MIDDLEBURY, Vt.?On Saturday, May 6, the Middlebury College board of trustees unanimously approved a new strategic plan, titled "Knowledge without Boundaries," which seeks to establish the institution as one with a global focus while strengthening its core mission as an undergraduate liberal arts college through increased financial aid, a larger faculty, and enhanced residential life.
Work on the document, which includes 82 recommendations, began in October 2004. Throughout the process, planners sought the input of students, faculty, staff, alumni, parents and trustees. The final plan is the college's first new strategic plan since 1992, and is available online.
Middlebury College President Ronald D. Liebowitz said, "The plan combines the values and essence of what historically has made a Middlebury liberal arts education so meaningful and effective, with some special and unique attributes that align with major 21st century issues."
According to Liebowitz, the plan recognizes the timeliness of the college's unique resources that support international education, from its nine intensive language schools and seven schools abroad to its recent affiliation with the Monterey Institute of International Studies. "We envision innovative collaboration among these entities and others to provide Middlebury students with multiple ways to meet the challenges and opportunities of globalization," he said.
"These resources, once integrated, will distinguish Middlebury from other liberal arts colleges, and set the stage for what could become a truly global institution. Our goal is to educate students who will be highly competitive in a larger international context," added Liebowitz.
Increased financial aid is also identified as a top priority, said Secretary of the College John Emerson, who chaired the planning committee and will oversee the plan's implementation. "Larger grants to those students who need financial assistance will allow Middlebury graduates to enter the work force with less debt and greater freedom to pursue the careers of their choice, including nonprofit work," he said. More financial aid also supports another of the plan's key recommendations maintaining and expanding the diversity, including the socioeconomic and ethnic diversity, of the student body.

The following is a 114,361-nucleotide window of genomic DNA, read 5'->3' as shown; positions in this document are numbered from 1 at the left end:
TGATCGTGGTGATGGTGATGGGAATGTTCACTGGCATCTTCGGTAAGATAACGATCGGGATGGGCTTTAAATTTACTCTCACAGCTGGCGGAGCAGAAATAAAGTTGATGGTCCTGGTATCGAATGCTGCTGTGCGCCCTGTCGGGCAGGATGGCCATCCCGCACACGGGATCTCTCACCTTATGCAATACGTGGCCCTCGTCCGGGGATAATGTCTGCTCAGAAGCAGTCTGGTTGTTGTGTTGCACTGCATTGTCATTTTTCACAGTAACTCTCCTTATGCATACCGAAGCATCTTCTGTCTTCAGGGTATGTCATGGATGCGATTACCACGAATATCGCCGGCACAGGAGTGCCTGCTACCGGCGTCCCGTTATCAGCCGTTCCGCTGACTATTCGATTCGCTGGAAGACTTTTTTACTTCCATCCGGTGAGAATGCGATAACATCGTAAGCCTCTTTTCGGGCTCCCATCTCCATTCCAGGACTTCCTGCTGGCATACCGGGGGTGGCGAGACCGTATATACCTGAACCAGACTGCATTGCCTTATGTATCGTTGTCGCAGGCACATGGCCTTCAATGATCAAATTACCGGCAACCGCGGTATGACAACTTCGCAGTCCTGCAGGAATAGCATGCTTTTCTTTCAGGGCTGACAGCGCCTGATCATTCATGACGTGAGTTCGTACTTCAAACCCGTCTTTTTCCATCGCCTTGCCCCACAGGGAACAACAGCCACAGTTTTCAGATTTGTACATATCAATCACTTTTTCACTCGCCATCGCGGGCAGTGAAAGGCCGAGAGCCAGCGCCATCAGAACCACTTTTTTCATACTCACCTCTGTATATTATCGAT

Liebowitz said it is equally critical to add to the size of the faculty by approximately 10 percent in an effort to intensify student-faculty interaction, increasing opportunities for close collaboration and student-faculty research. "A faculty devoted to and focused on undergraduate education is at the heart of a liberal arts college education. Direct and close contact between students and faculty promotes critical thinking and written and oral skills that are invaluable regardless of one's area of study or future career path." said Liebowitz.
The plan also calls for more programmatic support for the commons, Middlebury's residential system, by expanding opportunities for students to interact with faculty on a regular basis outside of the classroom. The plan encourages larger roles for the commons heads, who are also faculty members, so that students' academic and residential lives are more closely integrated.
The remainder of the plan's recommendations covers all facets of the college, from faculty and staff development, to student extracurricular and social opportunities. The document also addresses Middlebury's graduate and specialized programs, campus infrastructure, and environmental stewardship. Detailed models on how the plan will be financed are included as well.
The process of implementing the plan has already begun. More financial aid will be available beginning with the class that enrolls in the fall of 2007, and plans are underway to expand the faculty size. The increase will take place gradually, at a rate of three to four faculty members a year, and will be complete by 2015. A recent $20 million donation from an anonymous donor will help support the college's efforts to proceed with these changes.